First Language(s): Polish, Russian
Second Language(s): English, Chinese, French
Karolina Pawlik was born in 1984 in Moscow. She grew up in Poland and China. She is an anthropologist and scholar on design and visual culture in China, and has been based in Shanghai as a researcher and academic teacher since 2012. She currently lives in Suzhou and works at Xi’an Jiaotong Liverpool University.
What was your favorite book as a child?
I never had a single "favorite book." From a young age I began reading and listening to different authors in various languages, and I enjoyed each in multiple ways… I distinctly adored books by Scandinavian and Canadian writers. If I had to pick just one book, it could be Życie dzieci w dawnych wiekach, which compiled Polish translations of books in the Growing Up In series by multiple authors, including Rosalie David, Dominic Tweedle and Ken Teague, each of which introduced life in a different culture. I had to borrow money to buy it, because I fell in love with it at the bookstore but didn’t have enough pocket money saved up.
I actually think I was slightly obsessed with books combining stories from different places and contexts. Sometimes before falling asleep I’d make a wish to see in my dream how people lived in a French medieval castle or somewhere like that… I didn’t understand how dreaming worked, and because I didn’t have sources to learn about such experiences in satisfying detail, I hoped I could do so throughpurposeful dreaming. I loved reading about water birds too; it fascinated me that they could belong at once to the land, water and air.
What was the original reason or motivation why you started writing creatively?
It wasn’t really a choice per se, but somehow it was always a part of my life. I started writing my first book almost as soon as I learned to write. I had to use the lined handwriting paper we used in the first years of school for my manuscript. From what I recall it was called Przygody Misia Puszka (Adventures of the Teddy Bear Fluff) and it was an illustrated story. But when I moved to Shanghai in 2012, I actually made a very conscious choice to write creatively and regularly about my daily life and encounters, because it helped me to process much of my experience, self-growth and the identity shift I was going through. I love Shanghai more than any other city in the world, and I quickly realized that I was witnessing a profound transitional moment in its history, so I made a serious commitment to record as many stories and changes as I possibly could. Now, I actually tend to prioritize creative non-fiction over academic writing. It takes me much further and deeper in my understanding of China, and it helps me to foster meaningful personal connections with the people around me.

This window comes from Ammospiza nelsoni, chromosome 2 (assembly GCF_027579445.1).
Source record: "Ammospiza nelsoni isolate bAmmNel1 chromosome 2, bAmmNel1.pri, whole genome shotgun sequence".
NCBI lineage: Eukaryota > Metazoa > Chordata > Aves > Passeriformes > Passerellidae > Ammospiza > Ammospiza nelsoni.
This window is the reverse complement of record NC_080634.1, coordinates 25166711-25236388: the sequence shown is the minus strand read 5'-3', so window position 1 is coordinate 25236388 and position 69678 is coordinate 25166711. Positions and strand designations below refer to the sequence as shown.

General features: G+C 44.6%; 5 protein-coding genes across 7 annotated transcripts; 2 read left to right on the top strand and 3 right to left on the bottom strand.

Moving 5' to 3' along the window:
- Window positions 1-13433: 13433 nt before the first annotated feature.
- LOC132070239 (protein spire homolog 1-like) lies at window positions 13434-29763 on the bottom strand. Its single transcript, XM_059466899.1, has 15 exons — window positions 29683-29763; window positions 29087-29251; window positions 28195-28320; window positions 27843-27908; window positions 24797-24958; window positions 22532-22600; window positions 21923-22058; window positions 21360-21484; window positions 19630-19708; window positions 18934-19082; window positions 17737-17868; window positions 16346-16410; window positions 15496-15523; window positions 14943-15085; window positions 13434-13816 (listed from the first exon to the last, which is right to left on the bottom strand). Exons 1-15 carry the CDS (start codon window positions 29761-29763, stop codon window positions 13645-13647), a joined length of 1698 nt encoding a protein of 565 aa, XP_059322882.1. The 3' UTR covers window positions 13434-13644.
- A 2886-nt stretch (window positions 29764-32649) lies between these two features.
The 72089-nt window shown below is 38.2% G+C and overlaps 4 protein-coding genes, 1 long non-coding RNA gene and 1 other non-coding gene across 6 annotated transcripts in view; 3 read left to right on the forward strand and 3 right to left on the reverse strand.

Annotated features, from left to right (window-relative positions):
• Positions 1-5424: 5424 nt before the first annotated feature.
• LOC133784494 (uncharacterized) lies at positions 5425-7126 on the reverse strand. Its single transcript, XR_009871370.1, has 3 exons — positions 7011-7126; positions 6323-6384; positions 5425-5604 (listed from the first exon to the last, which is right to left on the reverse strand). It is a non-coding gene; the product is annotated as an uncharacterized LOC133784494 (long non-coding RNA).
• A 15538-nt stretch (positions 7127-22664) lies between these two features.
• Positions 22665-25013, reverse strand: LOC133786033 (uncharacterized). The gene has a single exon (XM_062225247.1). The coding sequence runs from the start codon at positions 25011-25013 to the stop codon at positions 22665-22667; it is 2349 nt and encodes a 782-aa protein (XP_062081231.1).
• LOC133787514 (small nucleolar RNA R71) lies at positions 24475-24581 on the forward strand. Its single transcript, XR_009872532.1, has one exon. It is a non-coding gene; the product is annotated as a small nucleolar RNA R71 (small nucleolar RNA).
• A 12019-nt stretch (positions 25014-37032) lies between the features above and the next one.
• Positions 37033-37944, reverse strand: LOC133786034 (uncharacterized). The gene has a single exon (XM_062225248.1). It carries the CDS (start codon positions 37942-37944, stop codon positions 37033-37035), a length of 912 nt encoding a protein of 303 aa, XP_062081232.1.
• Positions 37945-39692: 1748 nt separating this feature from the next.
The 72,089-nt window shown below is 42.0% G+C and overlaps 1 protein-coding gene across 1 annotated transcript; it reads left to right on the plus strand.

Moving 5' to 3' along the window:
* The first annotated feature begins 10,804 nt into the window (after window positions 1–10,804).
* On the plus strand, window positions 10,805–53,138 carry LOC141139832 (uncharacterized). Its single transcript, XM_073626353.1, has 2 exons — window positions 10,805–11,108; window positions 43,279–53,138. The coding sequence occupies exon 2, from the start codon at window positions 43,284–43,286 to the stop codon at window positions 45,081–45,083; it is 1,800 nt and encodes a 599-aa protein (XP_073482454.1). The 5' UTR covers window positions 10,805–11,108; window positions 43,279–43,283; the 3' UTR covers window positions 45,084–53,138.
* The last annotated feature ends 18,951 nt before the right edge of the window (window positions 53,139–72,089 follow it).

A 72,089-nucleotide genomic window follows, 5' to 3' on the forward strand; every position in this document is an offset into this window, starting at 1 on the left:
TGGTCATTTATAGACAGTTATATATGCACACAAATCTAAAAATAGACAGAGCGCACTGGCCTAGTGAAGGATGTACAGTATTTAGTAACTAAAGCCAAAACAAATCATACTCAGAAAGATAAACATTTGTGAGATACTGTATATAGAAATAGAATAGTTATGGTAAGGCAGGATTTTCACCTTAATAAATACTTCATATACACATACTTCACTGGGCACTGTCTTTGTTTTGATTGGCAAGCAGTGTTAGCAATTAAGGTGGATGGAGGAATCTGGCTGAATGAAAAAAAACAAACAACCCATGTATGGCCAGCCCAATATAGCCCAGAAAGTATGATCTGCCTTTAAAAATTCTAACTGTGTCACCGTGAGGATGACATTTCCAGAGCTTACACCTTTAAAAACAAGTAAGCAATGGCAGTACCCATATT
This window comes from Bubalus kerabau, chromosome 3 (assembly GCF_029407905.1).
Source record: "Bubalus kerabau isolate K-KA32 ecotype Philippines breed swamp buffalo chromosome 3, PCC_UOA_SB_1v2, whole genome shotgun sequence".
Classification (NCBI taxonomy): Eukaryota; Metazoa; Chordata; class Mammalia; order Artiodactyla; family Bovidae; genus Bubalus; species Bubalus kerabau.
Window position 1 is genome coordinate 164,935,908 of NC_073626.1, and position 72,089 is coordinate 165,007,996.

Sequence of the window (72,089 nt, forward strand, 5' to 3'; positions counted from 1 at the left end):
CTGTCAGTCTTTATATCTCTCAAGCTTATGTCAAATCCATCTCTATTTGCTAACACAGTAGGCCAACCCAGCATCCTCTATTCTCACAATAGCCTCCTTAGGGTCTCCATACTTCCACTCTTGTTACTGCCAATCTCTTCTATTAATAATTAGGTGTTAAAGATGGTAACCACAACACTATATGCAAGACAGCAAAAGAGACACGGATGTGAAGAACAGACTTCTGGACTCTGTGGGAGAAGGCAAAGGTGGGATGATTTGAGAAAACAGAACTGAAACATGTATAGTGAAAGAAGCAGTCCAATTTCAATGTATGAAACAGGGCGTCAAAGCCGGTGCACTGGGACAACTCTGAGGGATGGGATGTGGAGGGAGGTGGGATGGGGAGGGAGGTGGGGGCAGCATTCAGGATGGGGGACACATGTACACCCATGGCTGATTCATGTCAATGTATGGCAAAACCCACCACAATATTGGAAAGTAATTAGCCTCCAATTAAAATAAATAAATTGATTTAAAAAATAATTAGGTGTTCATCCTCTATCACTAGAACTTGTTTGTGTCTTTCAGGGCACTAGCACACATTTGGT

What was the most adventurous or thrilling thing you ever did/experienced?
I am actually quite an adventurous person, and that makes it really hard to rank my adventures! The most thrilling thing may be easier to identify… Once, on a solitary walk along a seashore in Phuket, on a dark and windy night, a firefly suddenly landed on my bag and kept me company. I thought this must be the most wonderful way of sharing one’s quiet, peaceful solitude that anyone can possibly experience. Another equally thrilling moment was in the Philippines several years ago. I was snorkeling when I noticed on the sea bottom a flotilla of sea turtles feasting on seagrass. I floated for a long time, watching them leisurely from above, with no clear purpose or expectation. One of them began to come up for air, and soon I saw its head emerge from the water not far from me. I could see the opening mouth taking a breath. Scuba diving as a whole has allowed me to understand the power of breathing, and forever changed my perception of my body in space by letting me navigate space through changing breathing patterns. And to see that turtle open its mouth to take a breath against the blue sea and horizon might have been the most beautiful insight into breath as a life force I was ever granted.
Do you listen to music while reading or writing?
I do when I write. I sometimes think that subconsciously I must associate typing on the keyboard with playing an instrument. Gentle background music helps me to focus, calm and hear my inner voice more clearly. A bit like an acoustic resonator or a metronome, it also helps me to pace the text evenly against it. Towards the end of writing, I always try reading my text out loud to make sure it flows harmoniously. It’s hard for me to listen to music when I read someone else’s writing though… I used to be able to do that and even enjoy it, but now I prefer to read in deep concentration, in silence broken only by the scratch of a pencil leaving marks in the margins.
Issue Spring '23